Applications deployed with service oriented architectures are implemented as producers and consumers of services. Testing a Service Oriented Architecture (SOA) application is unlike anything you've done before because every service can be invoked by consumers of whom you have no knowledge. This requires you to understand the specifications of those services in order to build valid, robust tests. Before SOAs began appearing in IT organizations, testers often dealt with lack of management commitment, poor testing tools, and minimal testing environments. Now, with SOA, the risks of failure are high, and the powerful processes, protocols, and tools that software developers use to build applications can also be used by testers to verify, validate, and test SOA applications.
The SOA revolution is already underway in many IT organizations. SOA creates new cultural, organizational, and technological challenges that must be met to ensure success. Merely implementing web services and enterprise service buses will not address the key issues in building organizational support and standardized adoption throughout the organization. Without the proper organizational process infrastructure, you will be left with SOA program chaos and SOA infrastructure shelf ware.
This presentation provides a practical guide for addressing three essential testing challenges: how to design and document a highly inspectable test suite; how to effectively architect an automated regression test library; and how to integrate test design and automation technology using Action Words. In this double-track session, Ed Kit and Hans Buwalda provide examples, case studies, and demonstrations to illustrate a proven test automation architecture. Learn of the common automation problems and how to overcome them. Discover how to create a process for test design that supports effective test automation.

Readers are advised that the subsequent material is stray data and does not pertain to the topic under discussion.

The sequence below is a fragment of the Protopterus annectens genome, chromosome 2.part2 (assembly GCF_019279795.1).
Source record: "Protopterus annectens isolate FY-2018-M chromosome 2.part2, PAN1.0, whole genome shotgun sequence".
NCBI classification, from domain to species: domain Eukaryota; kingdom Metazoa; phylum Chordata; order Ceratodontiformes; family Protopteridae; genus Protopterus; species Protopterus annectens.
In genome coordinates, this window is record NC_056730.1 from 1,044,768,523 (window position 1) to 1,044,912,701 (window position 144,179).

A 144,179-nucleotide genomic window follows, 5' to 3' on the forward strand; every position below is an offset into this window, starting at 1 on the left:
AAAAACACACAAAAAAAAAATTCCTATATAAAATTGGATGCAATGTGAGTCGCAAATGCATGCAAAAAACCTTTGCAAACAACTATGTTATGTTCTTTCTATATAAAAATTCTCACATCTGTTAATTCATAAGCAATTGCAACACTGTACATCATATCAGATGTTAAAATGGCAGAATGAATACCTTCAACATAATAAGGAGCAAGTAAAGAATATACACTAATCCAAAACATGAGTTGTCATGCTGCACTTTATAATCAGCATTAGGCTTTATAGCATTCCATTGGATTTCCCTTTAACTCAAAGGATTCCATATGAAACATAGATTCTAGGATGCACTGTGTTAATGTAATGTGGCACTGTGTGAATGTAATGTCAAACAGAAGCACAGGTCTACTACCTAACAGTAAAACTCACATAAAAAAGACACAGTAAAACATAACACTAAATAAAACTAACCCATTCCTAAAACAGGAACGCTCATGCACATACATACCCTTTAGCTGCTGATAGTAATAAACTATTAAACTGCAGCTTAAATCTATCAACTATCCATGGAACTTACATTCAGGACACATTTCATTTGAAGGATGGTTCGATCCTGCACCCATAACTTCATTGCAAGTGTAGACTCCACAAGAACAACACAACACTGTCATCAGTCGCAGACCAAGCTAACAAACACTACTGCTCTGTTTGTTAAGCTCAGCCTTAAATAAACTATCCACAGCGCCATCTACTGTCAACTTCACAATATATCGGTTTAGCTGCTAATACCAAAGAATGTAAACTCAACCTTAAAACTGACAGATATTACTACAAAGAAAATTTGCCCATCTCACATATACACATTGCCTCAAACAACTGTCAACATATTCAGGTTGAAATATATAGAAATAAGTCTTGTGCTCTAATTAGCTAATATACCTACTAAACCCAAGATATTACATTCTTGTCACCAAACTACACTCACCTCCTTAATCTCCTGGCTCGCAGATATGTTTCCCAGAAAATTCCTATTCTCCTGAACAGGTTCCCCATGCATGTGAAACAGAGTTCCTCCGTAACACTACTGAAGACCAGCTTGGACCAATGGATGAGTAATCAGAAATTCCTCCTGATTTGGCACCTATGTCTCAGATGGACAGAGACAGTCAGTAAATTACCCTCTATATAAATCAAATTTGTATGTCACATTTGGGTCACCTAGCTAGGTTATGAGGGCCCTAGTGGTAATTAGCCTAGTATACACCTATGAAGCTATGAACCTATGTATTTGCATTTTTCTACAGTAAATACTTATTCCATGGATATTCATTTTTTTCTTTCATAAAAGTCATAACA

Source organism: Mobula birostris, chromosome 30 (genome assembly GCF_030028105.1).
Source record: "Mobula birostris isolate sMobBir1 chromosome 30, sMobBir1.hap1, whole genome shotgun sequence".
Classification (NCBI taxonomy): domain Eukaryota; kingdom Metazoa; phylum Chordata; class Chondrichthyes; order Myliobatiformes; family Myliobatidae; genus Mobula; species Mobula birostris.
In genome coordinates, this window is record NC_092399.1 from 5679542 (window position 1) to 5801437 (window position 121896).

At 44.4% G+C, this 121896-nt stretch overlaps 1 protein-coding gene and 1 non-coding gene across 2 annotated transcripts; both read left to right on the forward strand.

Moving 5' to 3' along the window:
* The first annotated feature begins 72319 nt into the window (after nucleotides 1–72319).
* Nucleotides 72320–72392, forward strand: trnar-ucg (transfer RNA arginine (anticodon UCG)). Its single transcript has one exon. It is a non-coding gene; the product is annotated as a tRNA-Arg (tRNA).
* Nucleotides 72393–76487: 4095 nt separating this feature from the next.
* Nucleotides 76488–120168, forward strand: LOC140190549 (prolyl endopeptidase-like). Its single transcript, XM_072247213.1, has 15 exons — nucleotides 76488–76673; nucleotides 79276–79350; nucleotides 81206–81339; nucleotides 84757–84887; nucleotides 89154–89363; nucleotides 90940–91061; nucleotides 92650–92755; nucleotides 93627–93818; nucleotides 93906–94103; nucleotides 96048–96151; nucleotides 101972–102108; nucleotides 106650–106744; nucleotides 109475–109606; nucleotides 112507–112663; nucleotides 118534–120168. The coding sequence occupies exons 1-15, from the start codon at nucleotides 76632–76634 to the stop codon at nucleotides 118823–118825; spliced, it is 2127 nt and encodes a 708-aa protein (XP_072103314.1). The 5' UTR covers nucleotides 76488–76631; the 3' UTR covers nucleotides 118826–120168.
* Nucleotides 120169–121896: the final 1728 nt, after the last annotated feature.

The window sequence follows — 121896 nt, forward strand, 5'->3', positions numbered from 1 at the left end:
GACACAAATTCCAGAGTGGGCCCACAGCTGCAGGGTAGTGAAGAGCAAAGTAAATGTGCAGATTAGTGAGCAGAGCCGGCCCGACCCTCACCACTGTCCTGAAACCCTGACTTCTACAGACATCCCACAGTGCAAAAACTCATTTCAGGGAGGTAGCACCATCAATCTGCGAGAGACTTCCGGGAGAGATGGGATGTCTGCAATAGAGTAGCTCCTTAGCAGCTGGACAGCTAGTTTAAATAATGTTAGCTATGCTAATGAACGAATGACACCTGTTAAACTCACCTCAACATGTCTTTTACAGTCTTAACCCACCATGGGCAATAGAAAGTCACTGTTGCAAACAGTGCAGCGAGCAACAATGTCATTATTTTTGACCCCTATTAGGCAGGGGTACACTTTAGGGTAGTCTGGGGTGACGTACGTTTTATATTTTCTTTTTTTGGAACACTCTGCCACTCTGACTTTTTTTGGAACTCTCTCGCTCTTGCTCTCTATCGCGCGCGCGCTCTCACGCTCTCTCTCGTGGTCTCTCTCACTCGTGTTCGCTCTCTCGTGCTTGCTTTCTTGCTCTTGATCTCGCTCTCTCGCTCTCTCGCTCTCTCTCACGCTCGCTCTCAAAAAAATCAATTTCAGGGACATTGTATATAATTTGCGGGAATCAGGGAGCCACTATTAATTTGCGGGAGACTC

Edward Kit and Hans Buwalda, Software Development Technologies
Each generation of technology-from mainframe to the Internet-creates many opportunities for businesses to try new things. But with uncharted territory comes exponentially increased risks. One way to reduce risk is to implement effective software quality processes. However, the investment required to improve development and testing infrastructures can be significant. Richard Bender addresses fourteen major areas of opportunity that underscore why this investment is critical if an organization is to succeed. He covers areas such as increasing project failure rate, the limited supply of software professionals, rising support costs, and the implications of eCommerce.